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Report: Dry AMD requires broad, systems biology approach leveraging big data, multiple disciplines

Working group recommends strategy shift to discover dry AMD treatments
July 26, 2019
Diagram of RPE cell loss

Dry AMD is accompanied by drusen deposits and the degeneration of the retinal pigment epithelium (RPE) and subsequent loss of the light-sensing photoreceptors and the capillary network called the choriocapillaris.

A large-scale, collaborative, systems biology approach is needed to expedite the discovery of treatments for dry age-related macular degeneration (AMD) – a leading cause of blindness among people 65 and older for which is there is no treatment— according to a report by a working group of scientists appointed by the National Advisory Eye Council (NAEC). The NAEC is a 12-member panel that guides the National Eye Institute (NEI), part of the National Institutes of Health. The NAEC charged the working group to assess the state of research on dry AMD and to propose directions for future research.

“The working group thoroughly assessed what is known about dry AMD pathobiology, and the recommendations will be informative for considering future NEI research priorities to align with promising pathways for discovering therapeutic targets,” said NEI Director, Paul A. Sieving, M.D., Ph.D.

In the United States alone, an estimated 11 million people have AMD, and the dry form, otherwise known as non-neovascular AMD, accounts for most cases. Less prevalent is the neovascular “wet” form of AMD, for which several treatment options are available. Wet AMD involves an overgrowth of new blood vessels within eye structures that typically leads to rapid and severe vision loss. The advent of anti-VEGF drugs aimed at preventing the growth of new blood vessels dramatically changed the prognosis for many patients with the disease.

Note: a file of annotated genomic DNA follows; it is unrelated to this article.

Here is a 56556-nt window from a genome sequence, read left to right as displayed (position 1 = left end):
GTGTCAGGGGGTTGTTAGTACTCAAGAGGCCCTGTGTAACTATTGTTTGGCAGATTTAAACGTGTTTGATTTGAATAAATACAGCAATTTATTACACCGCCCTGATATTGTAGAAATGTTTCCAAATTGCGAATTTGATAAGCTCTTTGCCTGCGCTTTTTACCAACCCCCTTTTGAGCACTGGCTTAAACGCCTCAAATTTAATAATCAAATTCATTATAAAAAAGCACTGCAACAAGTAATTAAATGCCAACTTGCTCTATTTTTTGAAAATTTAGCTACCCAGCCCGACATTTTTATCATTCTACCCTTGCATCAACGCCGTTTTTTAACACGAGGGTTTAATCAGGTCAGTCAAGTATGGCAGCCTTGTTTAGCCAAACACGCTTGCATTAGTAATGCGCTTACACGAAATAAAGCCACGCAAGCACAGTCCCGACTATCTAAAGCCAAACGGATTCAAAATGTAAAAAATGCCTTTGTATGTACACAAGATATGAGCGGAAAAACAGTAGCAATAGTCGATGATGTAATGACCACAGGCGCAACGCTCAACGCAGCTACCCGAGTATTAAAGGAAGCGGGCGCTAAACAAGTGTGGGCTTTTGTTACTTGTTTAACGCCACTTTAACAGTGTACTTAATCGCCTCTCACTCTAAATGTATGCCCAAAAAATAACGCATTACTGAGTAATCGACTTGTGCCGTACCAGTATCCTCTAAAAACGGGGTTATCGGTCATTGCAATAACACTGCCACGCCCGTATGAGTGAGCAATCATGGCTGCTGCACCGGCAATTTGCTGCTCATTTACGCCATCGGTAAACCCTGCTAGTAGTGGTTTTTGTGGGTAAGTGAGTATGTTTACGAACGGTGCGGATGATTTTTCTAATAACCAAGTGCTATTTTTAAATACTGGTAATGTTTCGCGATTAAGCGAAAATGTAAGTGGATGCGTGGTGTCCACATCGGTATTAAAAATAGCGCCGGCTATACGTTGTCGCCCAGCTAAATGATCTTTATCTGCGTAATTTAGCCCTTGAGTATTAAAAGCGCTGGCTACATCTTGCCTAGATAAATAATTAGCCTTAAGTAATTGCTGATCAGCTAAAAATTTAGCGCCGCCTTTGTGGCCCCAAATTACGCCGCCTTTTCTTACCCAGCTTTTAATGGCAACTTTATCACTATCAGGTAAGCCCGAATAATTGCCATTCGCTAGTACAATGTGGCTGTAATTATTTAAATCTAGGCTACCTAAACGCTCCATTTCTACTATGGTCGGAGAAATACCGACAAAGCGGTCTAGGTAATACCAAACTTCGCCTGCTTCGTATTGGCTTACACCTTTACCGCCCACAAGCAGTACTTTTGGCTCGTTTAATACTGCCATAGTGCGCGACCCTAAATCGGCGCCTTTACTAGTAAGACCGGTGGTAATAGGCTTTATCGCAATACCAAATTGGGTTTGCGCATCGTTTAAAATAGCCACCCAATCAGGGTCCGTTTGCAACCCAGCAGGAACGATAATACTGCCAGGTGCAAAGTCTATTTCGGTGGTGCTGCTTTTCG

By contrast, no therapies exist for dry AMD, which tends to progress more gradually, causing a slower decline in visual function.

Both forms of AMD involve a complex interplay of pathogenic factors, including genetics and lifestyle risk factors such as smoking. Research thus far has failed to decipher how these various factors interact in dry AMD and, according to the report, success in doing so would require a large-scale, collaborative and multidisciplinary approach.

“We propose that researchers utilize a systems biology approach, integrating the big data available from clinical registries and various fields of biology known as ‘omics’ to develop better models and ultimately treatments for patients with this blinding disease,” said report co-author Joan W. Miller, M.D., chair, Harvard Medical School Department of Ophthalmology, Boston.

“This approach would integrate basic, genomic, pre-clinical, medical, pharmacological, and clinical data into mathematical models of pathological processes at different stages of dry AMD in order to ask how relevant individual components act together within the living system,” Dr. Miller said.

The report appears July 26 in Nature Communications.

NEI leads the federal government’s research on the visual system and eye diseases. NEI supports basic and clinical science programs to develop sight-saving treatments and address special needs of people with vision loss. For more information, visit

About the National Institutes of Health (NIH): NIH, the nation’s medical research agency, includes 27 Institutes and Centers and is a component of the U.S. Department of Health and Human Services. NIH is the primary federal agency conducting and supporting basic, clinical, and translational medical research, and is investigating the causes, treatments, and cures for both common and rare diseases. For more information about NIH and its programs, visit

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Handa JT, Rickman CB, Dick AD, Gorin MB, Miller JW, Toth CA, Ueffing M, Zarbin M, Farrer LA. “A systems biology approach towards understanding and treating non-neovascular age-related macular degeneration.” July 26, 2019. Nature Communications Pubmed


Kathryn DeMott